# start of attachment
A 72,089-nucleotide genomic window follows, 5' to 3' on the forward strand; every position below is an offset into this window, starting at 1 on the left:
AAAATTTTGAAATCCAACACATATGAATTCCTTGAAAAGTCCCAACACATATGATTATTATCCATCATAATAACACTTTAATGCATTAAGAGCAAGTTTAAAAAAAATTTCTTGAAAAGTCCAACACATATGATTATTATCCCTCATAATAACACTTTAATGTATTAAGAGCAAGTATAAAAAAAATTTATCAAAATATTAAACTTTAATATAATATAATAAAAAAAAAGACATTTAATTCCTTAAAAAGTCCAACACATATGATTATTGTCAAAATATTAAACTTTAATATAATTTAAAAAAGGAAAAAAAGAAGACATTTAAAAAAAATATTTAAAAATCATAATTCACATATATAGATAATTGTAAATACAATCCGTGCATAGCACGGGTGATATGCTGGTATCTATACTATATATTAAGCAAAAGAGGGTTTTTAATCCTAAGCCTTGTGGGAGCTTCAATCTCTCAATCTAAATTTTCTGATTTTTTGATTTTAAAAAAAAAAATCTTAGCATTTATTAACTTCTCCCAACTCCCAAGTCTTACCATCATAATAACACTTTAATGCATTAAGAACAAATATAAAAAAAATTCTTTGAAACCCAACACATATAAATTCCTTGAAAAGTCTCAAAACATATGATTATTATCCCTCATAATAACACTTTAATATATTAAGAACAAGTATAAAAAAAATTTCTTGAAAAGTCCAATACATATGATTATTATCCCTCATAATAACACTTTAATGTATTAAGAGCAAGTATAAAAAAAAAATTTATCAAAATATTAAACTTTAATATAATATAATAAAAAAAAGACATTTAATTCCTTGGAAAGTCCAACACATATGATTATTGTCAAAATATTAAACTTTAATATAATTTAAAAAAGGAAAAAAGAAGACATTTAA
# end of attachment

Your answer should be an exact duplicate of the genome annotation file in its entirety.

A 72,089-nucleotide genomic window follows, 5' to 3' on the forward strand; every position below is an offset into this window, starting at 1 on the left:
AAAATTTTGAAATCCAACACATATGAATTCCTTGAAAAGTCCCAACACATATGATTATTATCCATCATAATAACACTTTAATGCATTAAGAGCAAGTTTAAAAAAAATTTCTTGAAAAGTCCAACACATATGATTATTATCCCTCATAATAACACTTTAATGTATTAAGAGCAAGTATAAAAAAAATTTATCAAAATATTAAACTTTAATATAATATAATAAAAAAAAAGACATTTAATTCCTTAAAAAGTCCAACACATATGATTATTGTCAAAATATTAAACTTTAATATAATTTAAAAAAGGAAAAAAAGAAGACATTTAAAAAAAATATTTAAAAATCATAATTCACATATATAGATAATTGTAAATACAATCCGTGCATAGCACGGGTGATATGCTGGTATCTATACTATATATTAAGCAAAAGAGGGTTTTTAATCCTAAGCCTTGTGGGAGCTTCAATCTCTCAATCTAAATTTTCTGATTTTTTGATTTTAAAAAAAAAAATCTTAGCATTTATTAACTTCTCCCAACTCCCAAGTCTTACCATCATAATAACACTTTAATGCATTAAGAACAAATATAAAAAAAATTCTTTGAAACCCAACACATATAAATTCCTTGAAAAGTCTCAAAACATATGATTATTATCCCTCATAATAACACTTTAATATATTAAGAACAAGTATAAAAAAAATTTCTTGAAAAGTCCAATACATATGATTATTATCCCTCATAATAACACTTTAATGTATTAAGAGCAAGTATAAAAAAAAAATTTATCAAAATATTAAACTTTAATATAATATAATAAAAAAAAGACATTTAATTCCTTGGAAAGTCCAACACATATGATTATTGTCAAAATATTAAACTTTAATATAATTTAAAAAAGGAAAAAAGAAGACATTTAA